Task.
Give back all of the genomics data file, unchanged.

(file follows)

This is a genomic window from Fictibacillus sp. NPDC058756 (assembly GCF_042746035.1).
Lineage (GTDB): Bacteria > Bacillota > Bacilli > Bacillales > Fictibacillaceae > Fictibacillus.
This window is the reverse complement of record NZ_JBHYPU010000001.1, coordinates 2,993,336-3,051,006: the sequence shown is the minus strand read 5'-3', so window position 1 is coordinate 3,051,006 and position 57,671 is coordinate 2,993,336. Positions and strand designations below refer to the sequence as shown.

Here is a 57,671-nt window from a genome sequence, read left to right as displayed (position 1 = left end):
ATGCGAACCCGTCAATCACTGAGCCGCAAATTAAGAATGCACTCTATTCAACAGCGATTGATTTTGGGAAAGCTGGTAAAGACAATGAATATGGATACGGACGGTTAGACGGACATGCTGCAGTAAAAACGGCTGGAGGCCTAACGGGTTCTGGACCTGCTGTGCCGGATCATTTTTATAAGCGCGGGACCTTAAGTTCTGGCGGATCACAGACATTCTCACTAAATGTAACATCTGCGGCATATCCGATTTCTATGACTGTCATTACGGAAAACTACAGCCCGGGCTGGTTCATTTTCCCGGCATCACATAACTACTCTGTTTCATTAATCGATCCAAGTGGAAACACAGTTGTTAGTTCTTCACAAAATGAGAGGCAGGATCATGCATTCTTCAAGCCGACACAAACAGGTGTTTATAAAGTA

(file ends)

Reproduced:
This is a genomic window from Fictibacillus sp. NPDC058756 (assembly GCF_042746035.1).
Lineage (GTDB): Bacteria > Bacillota > Bacilli > Bacillales > Fictibacillaceae > Fictibacillus.
This window is the reverse complement of record NZ_JBHYPU010000001.1, coordinates 2,993,336-3,051,006: the sequence shown is the minus strand read 5'-3', so window position 1 is coordinate 3,051,006 and position 57,671 is coordinate 2,993,336. Positions and strand designations below refer to the sequence as shown.

Here is a 57,671-nt window from a genome sequence, read left to right as displayed (position 1 = left end):
ATGCGAACCCGTCAATCACTGAGCCGCAAATTAAGAATGCACTCTATTCAACAGCGATTGATTTTGGGAAAGCTGGTAAAGACAATGAATATGGATACGGACGGTTAGACGGACATGCTGCAGTAAAAACGGCTGGAGGCCTAACGGGTTCTGGACCTGCTGTGCCGGATCATTTTTATAAGCGCGGGACCTTAAGTTCTGGCGGATCACAGACATTCTCACTAAATGTAACATCTGCGGCATATCCGATTTCTATGACTGTCATTACGGAAAACTACAGCCCGGGCTGGTTCATTTTCCCGGCATCACATAACTACTCTGTTTCATTAATCGATCCAAGTGGAAACACAGTTGTTAGTTCTTCACAAAATGAGAGGCAGGATCATGCATTCTTCAAGCCGACACAAACAGGTGTTTATAAAGTA